Bankruptcies increase as recovery stays stalled State's '91 filings exceed last year's

October 22, 1991|By Blair S. Walker

Going bust is booming.

Bankruptcy filings in Maryland, up 25 percent in 1990, are up by nearly 50 percent so far this year, according to figures compiled by the U.S. bankruptcy courts.

Robert N. Schoeplein, an official with the Maryland Department of Economic and Employment Development, said that the 1991 bankruptcy numbers weren't unexpected.

"The increase in bankruptcies does not surprise me, because we're in a recovery from a two- to three-quarter recession," Mr. Schoeplein said. "Maryland in 1989 had the fifth-lowest business failure rate in the nation, per 10,000 firms. The increase in bankruptcies must be placed in the perspective."

So far this year, 13 percent more bankruptcies have been recorded in the state than were filed all of last year, according to statistics from the bankruptcy courts in Baltimore and Rockville.

In addition, the number of bankruptcies filed by Oct. 18 -- 11,657 -- represents a 46 percent increase over the total tabulated by Oct. 18, 1990, when 7,979 filings were recorded, Terry S. Miller, a spokesman for the courts, said yesterday.

The news comes on the heels of a Commerce Department announcement last week that nation's recovery from the recession appears to be stalling, based on 2.2 percent drop in the construction of new homes and apartments last month.

It wasn't clear yesterday what percentage of the filings were for businesses and how many were personal bankruptcies, Mr. Miller said. That breakdown would be available later, he said.

Last year, 10,311 bankruptcies were recorded in Maryland, of which 1,356 were for businesses, according to the Administrative Office of the United States Courts.

Americans' affinity for debt -- through credit card accounts or the multibillion-dollar leveraged buyouts so popular during the 1980s made large numbers of bankruptcies inevitable whenever the economy turned down, Lemma W. Senbet, a finance professor at the University of Maryland, said yesterday.

"If you are loaded with a lot of debt, the likelihood of you going bankrupt goes up with economic distress or difficulties," he said. "Those difficulties tend to go up when the economy is in a recession."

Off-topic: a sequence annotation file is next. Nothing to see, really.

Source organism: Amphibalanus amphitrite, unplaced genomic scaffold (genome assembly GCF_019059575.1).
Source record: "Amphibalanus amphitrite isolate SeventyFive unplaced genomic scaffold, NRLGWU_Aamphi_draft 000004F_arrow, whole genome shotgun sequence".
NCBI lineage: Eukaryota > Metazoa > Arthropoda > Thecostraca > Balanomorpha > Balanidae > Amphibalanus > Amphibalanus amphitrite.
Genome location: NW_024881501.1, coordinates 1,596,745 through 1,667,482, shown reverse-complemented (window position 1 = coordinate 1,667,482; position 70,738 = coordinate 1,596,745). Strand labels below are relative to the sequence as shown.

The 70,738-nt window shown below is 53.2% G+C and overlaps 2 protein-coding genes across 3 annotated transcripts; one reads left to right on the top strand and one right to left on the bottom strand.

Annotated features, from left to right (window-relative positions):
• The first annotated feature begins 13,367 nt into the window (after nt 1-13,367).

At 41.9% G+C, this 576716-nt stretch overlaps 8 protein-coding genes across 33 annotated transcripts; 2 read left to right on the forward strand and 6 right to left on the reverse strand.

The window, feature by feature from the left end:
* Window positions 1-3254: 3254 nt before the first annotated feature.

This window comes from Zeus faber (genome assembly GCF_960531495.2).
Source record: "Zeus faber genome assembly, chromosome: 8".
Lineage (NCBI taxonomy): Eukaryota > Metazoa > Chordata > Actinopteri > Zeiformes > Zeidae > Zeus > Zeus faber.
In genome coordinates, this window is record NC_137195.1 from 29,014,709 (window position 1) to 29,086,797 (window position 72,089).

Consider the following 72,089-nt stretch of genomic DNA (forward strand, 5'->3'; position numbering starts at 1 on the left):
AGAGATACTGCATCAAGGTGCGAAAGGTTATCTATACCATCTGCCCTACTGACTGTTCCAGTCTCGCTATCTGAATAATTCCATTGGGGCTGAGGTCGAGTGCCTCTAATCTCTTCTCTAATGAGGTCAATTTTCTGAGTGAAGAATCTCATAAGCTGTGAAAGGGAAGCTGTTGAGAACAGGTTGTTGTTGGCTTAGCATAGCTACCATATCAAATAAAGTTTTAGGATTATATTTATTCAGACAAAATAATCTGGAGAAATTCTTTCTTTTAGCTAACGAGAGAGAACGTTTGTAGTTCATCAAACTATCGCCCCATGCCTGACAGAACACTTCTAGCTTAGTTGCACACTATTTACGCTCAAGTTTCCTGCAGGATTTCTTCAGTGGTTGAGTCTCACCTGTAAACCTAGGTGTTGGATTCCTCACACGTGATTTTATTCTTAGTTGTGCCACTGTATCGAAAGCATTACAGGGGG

The increase in 1991 bankruptcies is part of a upswing that began to snowball dramatically in Maryland in 1990, Administrative Office of the United States Courts statistics show. The number of 1990 state bankruptcy filings, 10,311, represents a 22 percent increase over those recorded during 1989, which ended at 8,446.

On the other hand, 1989's figure was only about a 10 percent increase over 1988, figures show.

A cardinal precept of capitalism has always been that one man's misfortune is another's windfall. The bankruptcy explosion gripping Maryland and the nation have been no exception.

Tax accountants and bankruptcy attorneys, like Baltimore lawyer Gary Greenblatt, have profited handsomely from the rush to bankruptcy.

With a plethora of cases to choose from, Mr. Greenblatt is very picky about which bankruptcy actions he gets involved with.

"There are a number of cases that I won't take, because they're not economical," said Mr. Greenblatt, a partner at Schwarz and Greenblatt. "There are cases that demand too much of my attention -- if you invest yourself in one case so heavily, you could wind up on the short end of a bankruptcy filing."

From his vantage point of working in the trenches with companies trying to restructure or liquidate, Mr. Greenblatt is non-committal about an end to the state's economic problems. "I think the recession is still with us -- for how long, I don't know," he said.

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